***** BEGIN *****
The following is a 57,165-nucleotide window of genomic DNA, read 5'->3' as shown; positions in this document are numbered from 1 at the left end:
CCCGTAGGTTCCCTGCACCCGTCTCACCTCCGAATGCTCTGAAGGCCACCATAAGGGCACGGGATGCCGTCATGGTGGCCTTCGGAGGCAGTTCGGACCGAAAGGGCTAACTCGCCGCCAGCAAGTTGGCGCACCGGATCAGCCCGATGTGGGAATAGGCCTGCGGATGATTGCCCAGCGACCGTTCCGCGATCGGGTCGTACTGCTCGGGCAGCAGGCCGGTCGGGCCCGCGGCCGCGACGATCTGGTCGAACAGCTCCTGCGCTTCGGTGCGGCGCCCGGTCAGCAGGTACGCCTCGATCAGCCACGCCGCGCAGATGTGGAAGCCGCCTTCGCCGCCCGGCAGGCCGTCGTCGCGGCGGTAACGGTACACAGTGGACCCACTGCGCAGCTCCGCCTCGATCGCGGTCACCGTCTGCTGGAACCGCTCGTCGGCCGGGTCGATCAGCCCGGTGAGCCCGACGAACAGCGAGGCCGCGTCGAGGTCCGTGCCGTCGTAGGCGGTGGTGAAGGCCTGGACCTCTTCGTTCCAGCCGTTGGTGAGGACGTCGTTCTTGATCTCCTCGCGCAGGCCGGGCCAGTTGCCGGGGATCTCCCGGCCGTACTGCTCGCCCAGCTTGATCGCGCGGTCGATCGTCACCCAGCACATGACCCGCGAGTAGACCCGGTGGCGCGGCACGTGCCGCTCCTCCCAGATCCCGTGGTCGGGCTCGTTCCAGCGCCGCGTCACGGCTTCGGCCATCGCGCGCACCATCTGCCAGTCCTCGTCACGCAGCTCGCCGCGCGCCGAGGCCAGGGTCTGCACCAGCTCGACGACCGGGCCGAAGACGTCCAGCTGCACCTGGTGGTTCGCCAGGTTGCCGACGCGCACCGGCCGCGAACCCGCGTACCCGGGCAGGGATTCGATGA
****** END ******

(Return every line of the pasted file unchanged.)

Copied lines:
The following is a 57,165-nucleotide window of genomic DNA, read 5'->3' as shown; positions in this document are numbered from 1 at the left end:
CCCGTAGGTTCCCTGCACCCGTCTCACCTCCGAATGCTCTGAAGGCCACCATAAGGGCACGGGATGCCGTCATGGTGGCCTTCGGAGGCAGTTCGGACCGAAAGGGCTAACTCGCCGCCAGCAAGTTGGCGCACCGGATCAGCCCGATGTGGGAATAGGCCTGCGGATGATTGCCCAGCGACCGTTCCGCGATCGGGTCGTACTGCTCGGGCAGCAGGCCGGTCGGGCCCGCGGCCGCGACGATCTGGTCGAACAGCTCCTGCGCTTCGGTGCGGCGCCCGGTCAGCAGGTACGCCTCGATCAGCCACGCCGCGCAGATGTGGAAGCCGCCTTCGCCGCCCGGCAGGCCGTCGTCGCGGCGGTAACGGTACACAGTGGACCCACTGCGCAGCTCCGCCTCGATCGCGGTCACCGTCTGCTGGAACCGCTCGTCGGCCGGGTCGATCAGCCCGGTGAGCCCGACGAACAGCGAGGCCGCGTCGAGGTCCGTGCCGTCGTAGGCGGTGGTGAAGGCCTGGACCTCTTCGTTCCAGCCGTTGGTGAGGACGTCGTTCTTGATCTCCTCGCGCAGGCCGGGCCAGTTGCCGGGGATCTCCCGGCCGTACTGCTCGCCCAGCTTGATCGCGCGGTCGATCGTCACCCAGCACATGACCCGCGAGTAGACCCGGTGGCGCGGCACGTGCCGCTCCTCCCAGATCCCGTGGTCGGGCTCGTTCCAGCGCCGCGTCACGGCTTCGGCCATCGCGCGCACCATCTGCCAGTCCTCGTCACGCAGCTCGCCGCGCGCCGAGGCCAGGGTCTGCACCAGCTCGACGACCGGGCCGAAGACGTCCAGCTGCACCTGGTGGTTCGCCAGGTTGCCGACGCGCACCGGCCGCGAACCCGCGTACCCGGGCAGGGATTCGATGA